Royal drama accused of rewriting history

Crowning glory? Claire Foy as Elizabeth II and Matt Smith as Prince Philip. © Netflix

Today Netflix launches The Crown — the most expensive TV show ever. It portrays the life of the current British queen in lavish detail but much of it is pure fiction. Is this morally wrong?

Elizabeth Mountbatten was sitting in a treehouse in Kenya with her husband Philip on February 6th, 1952, when it happened. She had been filming wildlife with a cine camera, and ate scrambled eggs and bacon for breakfast.

Seven thousand miles away, her father was dying peacefully in his sleep. Without knowing it, she had become the Queen of England.

This moment is retold in The Crown, a new Netflix series released today which has spent £100m recreating the life of the young Elizabeth II. But in the show, it is not elephants and rhinoceros that she was filming at the most crucial moment of her life. It was her husband’s bare bottom.

The show’s writer Peter Morgan — who wrote about another important time in her later life in his 2006 movie The Queen — had a team of historical researchers to warn him when something was ‘ridiculous’.

But The Crown’s two main characters, now 90 and 95, had ‘no involvement’ in the show, says Morgan. And telling the story of one of the most private families in the world involves using a lot of imagination. ‘It’s as if I was painting a portrait,’ says Morgan. ‘If absolute accuracy was all you were after you would take a photograph.’ Instead, personal conversations and feelings had to be invented.

Sometimes historical details are wrong. At other times, history is deliberately spun to make a better story — such as a plot line in which the Queen and Winston Churchill disagree over the Great Smog which engulfed London in December 1952. This is a ‘wholly bogus constitutional crisis’, complains the long-time royal writer Robert Hardman.

Overall, Morgan has been praised for his ability to imagine the inner lives of a royal family which almost never lets them show. ‘That’s what you’ve got to aim for, the truth rather than the accuracy,’ he says.

Royal treatment

And yet Hardman argues that it ‘leaves a sour taste in the mouth’. These are not fictional characters, or stuffy historical figures. They are a real couple, soon to celebrate their 70th wedding anniversary. It is ‘tawdry’ to put an imaginary version of their relationship on screen. ‘William Shakespeare had much to say on the monarchy. Yet had he done so while the kings he wrote about were still on the throne, he would not have lasted long.’

But nudity aside, The Crown is quite a positive portrayal of the royals. It ‘humanises’ them, says one reviewer, a useful bit of PR for people who can sometimes seem almost alien. So what if the details are fictional? The broad themes ring true. As for Shakespeare: we live in the second Elizabethan era, not the first. Writers should never be afraid of tackling powerful people — even if they might be watching on the royal TV.

You Decide

  1. Will you watch The Crown on Netflix?
  2. Is it disrespectful to create a semi-fictional drama about living people?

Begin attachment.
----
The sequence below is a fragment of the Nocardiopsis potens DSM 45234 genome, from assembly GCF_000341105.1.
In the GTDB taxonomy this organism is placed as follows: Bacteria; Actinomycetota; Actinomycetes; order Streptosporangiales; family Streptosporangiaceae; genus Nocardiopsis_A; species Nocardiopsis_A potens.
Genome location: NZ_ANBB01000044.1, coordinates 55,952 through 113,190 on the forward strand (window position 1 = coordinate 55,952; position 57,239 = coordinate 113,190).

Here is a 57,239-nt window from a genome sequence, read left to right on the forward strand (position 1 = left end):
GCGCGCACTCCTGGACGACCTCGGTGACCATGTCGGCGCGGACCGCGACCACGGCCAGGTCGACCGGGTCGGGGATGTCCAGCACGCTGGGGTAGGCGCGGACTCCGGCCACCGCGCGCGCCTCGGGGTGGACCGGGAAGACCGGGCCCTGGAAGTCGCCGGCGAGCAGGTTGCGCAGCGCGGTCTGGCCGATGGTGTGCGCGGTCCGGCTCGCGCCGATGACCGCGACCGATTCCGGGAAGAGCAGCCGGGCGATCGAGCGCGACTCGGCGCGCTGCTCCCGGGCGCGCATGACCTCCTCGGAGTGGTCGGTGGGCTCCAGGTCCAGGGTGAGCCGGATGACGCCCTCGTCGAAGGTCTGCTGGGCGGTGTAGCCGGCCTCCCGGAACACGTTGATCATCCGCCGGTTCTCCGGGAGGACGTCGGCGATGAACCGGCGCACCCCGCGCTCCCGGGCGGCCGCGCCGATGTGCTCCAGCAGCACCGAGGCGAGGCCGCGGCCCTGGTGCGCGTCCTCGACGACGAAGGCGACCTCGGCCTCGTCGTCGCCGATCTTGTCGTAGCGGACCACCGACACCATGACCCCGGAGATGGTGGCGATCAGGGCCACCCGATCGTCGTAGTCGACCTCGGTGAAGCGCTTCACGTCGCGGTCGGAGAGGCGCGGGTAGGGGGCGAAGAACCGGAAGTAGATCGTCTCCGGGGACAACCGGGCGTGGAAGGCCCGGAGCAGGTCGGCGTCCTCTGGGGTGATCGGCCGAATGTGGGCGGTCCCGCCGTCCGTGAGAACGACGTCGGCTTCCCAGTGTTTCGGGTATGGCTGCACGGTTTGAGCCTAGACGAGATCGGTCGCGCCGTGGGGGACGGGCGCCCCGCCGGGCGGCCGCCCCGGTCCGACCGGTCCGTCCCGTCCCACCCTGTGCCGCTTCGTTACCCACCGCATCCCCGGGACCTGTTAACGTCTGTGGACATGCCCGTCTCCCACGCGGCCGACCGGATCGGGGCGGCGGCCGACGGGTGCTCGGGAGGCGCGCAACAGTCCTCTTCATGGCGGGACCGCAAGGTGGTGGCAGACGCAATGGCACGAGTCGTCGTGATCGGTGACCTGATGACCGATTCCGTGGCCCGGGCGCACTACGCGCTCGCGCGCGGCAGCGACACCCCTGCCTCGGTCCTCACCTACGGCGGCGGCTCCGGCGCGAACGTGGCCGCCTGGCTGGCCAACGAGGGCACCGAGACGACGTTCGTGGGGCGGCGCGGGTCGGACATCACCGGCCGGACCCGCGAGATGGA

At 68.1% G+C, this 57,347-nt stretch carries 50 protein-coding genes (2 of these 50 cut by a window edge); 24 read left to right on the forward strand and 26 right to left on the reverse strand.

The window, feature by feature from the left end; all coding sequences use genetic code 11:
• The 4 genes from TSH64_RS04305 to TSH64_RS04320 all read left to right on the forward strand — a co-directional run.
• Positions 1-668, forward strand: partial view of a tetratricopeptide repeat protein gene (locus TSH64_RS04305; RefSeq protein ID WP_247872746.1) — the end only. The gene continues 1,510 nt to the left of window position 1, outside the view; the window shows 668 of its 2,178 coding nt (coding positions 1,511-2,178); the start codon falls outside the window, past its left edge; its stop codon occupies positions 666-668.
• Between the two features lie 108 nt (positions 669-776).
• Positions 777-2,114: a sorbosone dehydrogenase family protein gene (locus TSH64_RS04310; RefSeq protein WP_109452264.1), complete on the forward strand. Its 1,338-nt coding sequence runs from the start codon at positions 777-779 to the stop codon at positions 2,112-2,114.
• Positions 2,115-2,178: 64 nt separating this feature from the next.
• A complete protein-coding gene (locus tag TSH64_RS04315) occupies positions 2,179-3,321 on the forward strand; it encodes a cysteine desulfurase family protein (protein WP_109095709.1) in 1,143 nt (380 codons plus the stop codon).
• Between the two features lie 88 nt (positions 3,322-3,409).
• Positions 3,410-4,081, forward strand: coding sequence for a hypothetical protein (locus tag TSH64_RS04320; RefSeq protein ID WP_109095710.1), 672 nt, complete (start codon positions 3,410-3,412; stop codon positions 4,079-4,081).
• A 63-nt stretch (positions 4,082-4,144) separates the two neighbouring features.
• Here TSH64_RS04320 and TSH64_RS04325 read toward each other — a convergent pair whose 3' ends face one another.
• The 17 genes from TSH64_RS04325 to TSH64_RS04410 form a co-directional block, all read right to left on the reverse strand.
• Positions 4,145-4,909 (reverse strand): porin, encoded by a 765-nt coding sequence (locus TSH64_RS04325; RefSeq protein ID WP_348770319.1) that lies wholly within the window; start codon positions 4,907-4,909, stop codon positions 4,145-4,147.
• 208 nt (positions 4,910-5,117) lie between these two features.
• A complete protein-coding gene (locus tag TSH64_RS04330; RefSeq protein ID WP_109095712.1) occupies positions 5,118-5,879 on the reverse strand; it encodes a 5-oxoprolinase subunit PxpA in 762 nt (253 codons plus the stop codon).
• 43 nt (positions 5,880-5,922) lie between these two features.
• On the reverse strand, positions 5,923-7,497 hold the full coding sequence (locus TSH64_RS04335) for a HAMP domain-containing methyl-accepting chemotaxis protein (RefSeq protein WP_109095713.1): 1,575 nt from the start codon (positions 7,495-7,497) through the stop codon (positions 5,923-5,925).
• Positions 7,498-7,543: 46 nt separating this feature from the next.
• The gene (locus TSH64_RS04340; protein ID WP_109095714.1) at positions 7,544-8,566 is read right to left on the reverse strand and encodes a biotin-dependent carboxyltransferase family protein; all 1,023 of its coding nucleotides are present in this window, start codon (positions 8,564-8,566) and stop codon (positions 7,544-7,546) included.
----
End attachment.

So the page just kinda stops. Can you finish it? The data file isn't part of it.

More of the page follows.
1. Write a review of another TV drama that you watched recently.
  2. Write the opening scene for a television script about the life of a real person you admire — living or dead.

Some People Say...

“Fiction is far more truthful than fact.”

What do you think?

Q & A

It’s just a show…
True. But some people still feel uneasy when it comes to fictional portrayals of living people — especially well-known or controversial ones. Take The Iron Lady, a film made about Margaret Thatcher before she died. ‘It’s a fantastic piece of acting,’ said David Cameron at the time. ‘But why do we have to have this film right now?’
Will it change how people feel about the Queen?
Maybe. She is currently very popular among the British public, perhaps because she reveals very little about her inner life. ‘There is barely a person in Britain for whom she hasn’t been alive for every day of their life,’ points out Morgan. ‘She is my mother; she’s other people’s grandmother, and great-grandmother.’ It will be interesting to see how a more personal portrait affects that point of view.

Word Watch

Cine camera
By the 1950s, home movie cameras were readily available to those who could afford them.
King George VI, who took the throne in 1936 when his brother abdicated in order to marry a divorced woman. George died of lung cancer and other illnesses when he was just 56.
Much of this was spent on recreating the costumes and sets of 1950s Britain. Or, as Matt Smith jokingly put it, ‘wigs cost a lot of money.’
Important time
The Queen was set in the period just after Princess Diana’s death in 1997.
Historical details
For example: when Philip is made a duke, a sword is placed on his shoulder as if he is being knighted. This is not how dukes are created. At another point, Lancaster bombers fly over Windsor Castle in a flashback to 1940 — but they were not invented until 1942.
Great Smog
The severe air pollution was created by the cold weather combining with emissions from nearby coal factories. It had a serious impact on Londoners’ health, and eventually led to the Clean Air Act.

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